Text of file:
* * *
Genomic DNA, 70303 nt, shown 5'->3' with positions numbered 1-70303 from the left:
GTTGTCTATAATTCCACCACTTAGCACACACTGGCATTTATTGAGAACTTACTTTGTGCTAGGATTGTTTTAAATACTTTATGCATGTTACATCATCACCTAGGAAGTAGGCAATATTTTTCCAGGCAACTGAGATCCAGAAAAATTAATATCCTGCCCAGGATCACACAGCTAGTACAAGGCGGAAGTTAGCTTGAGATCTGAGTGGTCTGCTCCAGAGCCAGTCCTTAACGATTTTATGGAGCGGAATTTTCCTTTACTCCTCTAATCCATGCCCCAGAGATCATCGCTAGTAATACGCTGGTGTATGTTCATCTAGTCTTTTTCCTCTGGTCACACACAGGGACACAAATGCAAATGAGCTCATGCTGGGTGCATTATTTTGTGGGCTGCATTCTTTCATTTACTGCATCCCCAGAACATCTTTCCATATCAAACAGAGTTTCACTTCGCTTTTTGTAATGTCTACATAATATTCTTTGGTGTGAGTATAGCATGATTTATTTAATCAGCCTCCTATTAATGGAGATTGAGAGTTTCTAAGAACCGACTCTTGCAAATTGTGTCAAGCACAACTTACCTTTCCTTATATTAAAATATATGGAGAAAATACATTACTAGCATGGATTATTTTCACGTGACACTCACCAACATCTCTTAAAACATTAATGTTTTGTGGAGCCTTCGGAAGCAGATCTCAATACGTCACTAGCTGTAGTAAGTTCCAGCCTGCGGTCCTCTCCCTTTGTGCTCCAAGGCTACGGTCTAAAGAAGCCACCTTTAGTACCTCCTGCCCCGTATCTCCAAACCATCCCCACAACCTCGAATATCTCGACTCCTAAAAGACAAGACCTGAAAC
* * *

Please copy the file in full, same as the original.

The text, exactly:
Genomic DNA, 70303 nt, shown 5'->3' with positions numbered 1-70303 from the left:
GTTGTCTATAATTCCACCACTTAGCACACACTGGCATTTATTGAGAACTTACTTTGTGCTAGGATTGTTTTAAATACTTTATGCATGTTACATCATCACCTAGGAAGTAGGCAATATTTTTCCAGGCAACTGAGATCCAGAAAAATTAATATCCTGCCCAGGATCACACAGCTAGTACAAGGCGGAAGTTAGCTTGAGATCTGAGTGGTCTGCTCCAGAGCCAGTCCTTAACGATTTTATGGAGCGGAATTTTCCTTTACTCCTCTAATCCATGCCCCAGAGATCATCGCTAGTAATACGCTGGTGTATGTTCATCTAGTCTTTTTCCTCTGGTCACACACAGGGACACAAATGCAAATGAGCTCATGCTGGGTGCATTATTTTGTGGGCTGCATTCTTTCATTTACTGCATCCCCAGAACATCTTTCCATATCAAACAGAGTTTCACTTCGCTTTTTGTAATGTCTACATAATATTCTTTGGTGTGAGTATAGCATGATTTATTTAATCAGCCTCCTATTAATGGAGATTGAGAGTTTCTAAGAACCGACTCTTGCAAATTGTGTCAAGCACAACTTACCTTTCCTTATATTAAAATATATGGAGAAAATACATTACTAGCATGGATTATTTTCACGTGACACTCACCAACATCTCTTAAAACATTAATGTTTTGTGGAGCCTTCGGAAGCAGATCTCAATACGTCACTAGCTGTAGTAAGTTCCAGCCTGCGGTCCTCTCCCTTTGTGCTCCAAGGCTACGGTCTAAAGAAGCCACCTTTAGTACCTCCTGCCCCGTATCTCCAAACCATCCCCACAACCTCGAATATCTCGACTCCTAAAAGACAAGACCTGAAAC